Will Devin Gardner or Taylor Martinez Have the Stronger 2013 Season?

Randy ChambersAnalyst IMay 14, 2013

LINCOLN, NE - OCTOBER 27: Quarterback Taylor Martinez #3 of the Nebraska Cornhuskers runs past defensive tackle Ondre Pipkins #56 and defensive end Craig Roh #88 of the Michigan Wolverines during their game at Memorial Stadium on October 27, 2012 in Lincoln, Nebraska. Nebraska beat Michigan 23-9. (Photo by Eric Francis/Getty Images)
Eric Francis/Getty Images

Nebraska quarterback Taylor Martinez is coming off the best season of his career, while Michigan's Devin Gardner is still somewhat of a question mark at the position.

With both leading teams that hope to compete for a Big Ten title this year, the performance of each signal-caller will play a big part in how things turn out.

This being the case, Wolverines fans would be excited to know that their leader will step up in a big way. Although Martinez is the senior and has the household name, Gardner has the upside and will have the stronger performance this season.

Martinez has been under center for three years now and you get the feeling that what you have seen is what you will continue to get. He is an athlete first and can truly be considered a quarterback second.

His completion percentage has always been below average and he has struggled throughout his career with accuracy issues.

Last season was his best, as he completed 62 percent of his passes and threw for 2,871 yards and 23 touchdowns. This was good enough to wake up the neighbors, but then Martinez reminded you that he was the same quarterback when he threw four interceptions in the final two games.

The Nebraska signal-caller is a runner first and passer second, which would explain the 2,858 career rushing yards.

Even though Gardner only played quarterback in the final five games last year, he still displayed tremendous ability. Showing off terrific arm strength, being able to put the ball right on the money and knowing when to run, Gardner was a key reason why Michigan won three of its final five games. He also nearly led his team to victories over Ohio State and South Carolina.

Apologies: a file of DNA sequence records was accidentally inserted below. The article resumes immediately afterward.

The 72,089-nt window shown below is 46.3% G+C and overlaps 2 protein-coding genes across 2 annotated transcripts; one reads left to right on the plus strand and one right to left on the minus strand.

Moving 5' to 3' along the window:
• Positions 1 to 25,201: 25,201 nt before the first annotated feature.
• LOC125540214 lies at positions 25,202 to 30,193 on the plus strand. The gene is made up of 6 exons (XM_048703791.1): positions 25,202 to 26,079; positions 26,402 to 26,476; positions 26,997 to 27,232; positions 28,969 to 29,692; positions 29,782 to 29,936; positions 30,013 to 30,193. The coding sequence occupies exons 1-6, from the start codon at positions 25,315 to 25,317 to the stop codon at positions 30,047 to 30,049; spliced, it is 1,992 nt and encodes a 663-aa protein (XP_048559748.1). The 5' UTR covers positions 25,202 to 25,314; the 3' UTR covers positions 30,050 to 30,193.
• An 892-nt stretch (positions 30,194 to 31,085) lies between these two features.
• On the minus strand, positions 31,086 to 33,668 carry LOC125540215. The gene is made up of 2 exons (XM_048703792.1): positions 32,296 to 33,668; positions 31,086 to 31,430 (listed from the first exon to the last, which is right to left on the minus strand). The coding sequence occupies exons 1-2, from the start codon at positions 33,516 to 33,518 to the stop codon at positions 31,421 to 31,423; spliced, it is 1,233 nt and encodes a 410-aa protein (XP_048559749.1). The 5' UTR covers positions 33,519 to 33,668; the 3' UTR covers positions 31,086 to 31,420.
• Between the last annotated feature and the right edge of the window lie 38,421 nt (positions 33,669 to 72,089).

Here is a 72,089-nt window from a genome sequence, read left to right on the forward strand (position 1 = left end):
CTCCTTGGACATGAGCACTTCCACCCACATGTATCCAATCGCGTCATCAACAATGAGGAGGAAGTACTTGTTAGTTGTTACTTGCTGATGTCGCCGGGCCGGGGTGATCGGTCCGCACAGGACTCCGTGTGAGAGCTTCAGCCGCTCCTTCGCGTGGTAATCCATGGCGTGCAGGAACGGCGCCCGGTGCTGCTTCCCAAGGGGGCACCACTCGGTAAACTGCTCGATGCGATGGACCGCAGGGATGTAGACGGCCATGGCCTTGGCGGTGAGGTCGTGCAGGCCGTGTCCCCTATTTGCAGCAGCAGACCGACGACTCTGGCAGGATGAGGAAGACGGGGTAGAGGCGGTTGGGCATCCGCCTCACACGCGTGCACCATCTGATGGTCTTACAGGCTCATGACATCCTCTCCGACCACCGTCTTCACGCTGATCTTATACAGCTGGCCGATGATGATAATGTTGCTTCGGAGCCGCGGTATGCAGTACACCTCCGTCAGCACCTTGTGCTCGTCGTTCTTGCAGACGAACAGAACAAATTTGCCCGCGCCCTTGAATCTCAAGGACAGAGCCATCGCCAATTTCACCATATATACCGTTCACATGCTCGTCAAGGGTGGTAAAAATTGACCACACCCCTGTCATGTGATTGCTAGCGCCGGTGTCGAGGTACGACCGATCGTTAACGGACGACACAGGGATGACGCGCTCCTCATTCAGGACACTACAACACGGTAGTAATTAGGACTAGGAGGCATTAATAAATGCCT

In a small sample size of playing time, Gardner passed for 1,219 yards and 11 touchdowns, while rushing for 101 yards and seven scores.

His completion percentage of 59.5 percent could certainly improve, but remember that this was somebody who spent much of his career as a running back and wide receiver. Imagine how he will perform with a full offseason and training with quarterback guru George Whitfield Jr. under his belt.

While both quarterbacks have shown their athleticism and ability to make plays with their feet, it is what is done throwing the ball that will put one of these guys over the top.

Gardner was able to pick up 39 percent of the passing first downs Martinez produced in a full season. As for big plays throwing the ball, the Michigan quarterback had nearly 45 percent of Martinez's passing plays of more than 25 yards.

Remember, this was just in five games compared to a full season.

As for the returning offenses, Michigan has one of the deepest backfields in the Big Ten with Fitzgerald Toussaint, Drake Johnson and Derrick Green. The Wolverines also have two of the best offensive tackles protecting Gardner in Mike Schofield and Taylor Lewan.

Nebraska, on the other hand, returns a line that allowed 35 sacks last year and has a backfield that lost Rex Burkhead and Braylon Heard.

Gardner has the players around him and the upside to become even better than he was last year in limited playing time. Unfortunately, we have seen the best from Martinez, which will likely not be good enough.

All stats come from cfbstats.com unless otherwise noted. Graphs were made using onlinecharttool.com.